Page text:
St. Philip’s Church, Annapolis

As late as 1870, very little was done in the city of Annapolis to bring colored people into the Episcopal Church. St. Philip’s Colored Mission was founded in 1870 by some women of St. Anne’s Parish as a Sunday School of that church. It is supposed that these women were three sisters of the Randall family – Bessie, Adelle and Kate. In the following year 175 children were reported in the Sunday School.

St. Philips interior photoIn 1874 the Rev. Cleland Nelson, president of St. John’s College, in partnership with the Rev. William Scott Southgate, held services for Colored people and gathered a congregation. In 1880, Bishop William Pinkney stated in his journal that he had visited “the colored people” on May 3 and had preached to them. The bishop hoped then that a chapel would be built for them.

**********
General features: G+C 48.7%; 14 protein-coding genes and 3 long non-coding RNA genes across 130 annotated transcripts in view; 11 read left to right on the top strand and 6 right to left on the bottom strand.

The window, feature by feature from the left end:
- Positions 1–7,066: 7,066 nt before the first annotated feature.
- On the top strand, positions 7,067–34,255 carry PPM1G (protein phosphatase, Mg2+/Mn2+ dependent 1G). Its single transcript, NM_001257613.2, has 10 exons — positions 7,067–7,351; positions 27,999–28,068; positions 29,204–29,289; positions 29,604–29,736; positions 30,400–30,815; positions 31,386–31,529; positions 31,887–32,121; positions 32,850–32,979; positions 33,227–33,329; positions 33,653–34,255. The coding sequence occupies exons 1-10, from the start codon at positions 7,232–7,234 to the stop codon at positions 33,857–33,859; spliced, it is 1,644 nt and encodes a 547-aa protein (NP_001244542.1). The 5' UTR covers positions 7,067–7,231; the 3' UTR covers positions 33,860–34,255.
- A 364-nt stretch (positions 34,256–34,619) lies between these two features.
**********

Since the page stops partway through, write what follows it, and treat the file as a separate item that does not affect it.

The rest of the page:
Bishop William Paret succeeded Bishop Pinkney in 1883. One of his first acts was to boost the “Bishop’s Penny Fund.” This fund played an important part in carrying on the work of St. Philip’s. It aided in supplying teachers for the mission school and also in the erection of the Northwest Street Chapel.

In 1887, the first Colored full-time priest, the Rev. J. B. Massiah, a native of Jamaica, was appointed vicar. Although he was listed as a curate of St. Anne’s, his work was confined entirely to St. Philip’s. In the same year, the site for the Northwest Street Chapel was purchased from the Zion Baptist Church for $600, which consisted of two buildings. The Northwest Street Chapel was begun in 1905 and was completed in 1907. In 1908 St. Anne’s separated from St. Philip’s in an agreement between the rector, wardens, vestry, and Bishop Paret. St. Philip’s moved into its new church on Bestgate Road in May 1971.

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St. Philip’s Church
730 Bestgate Road
Annapolis, Maryland 21401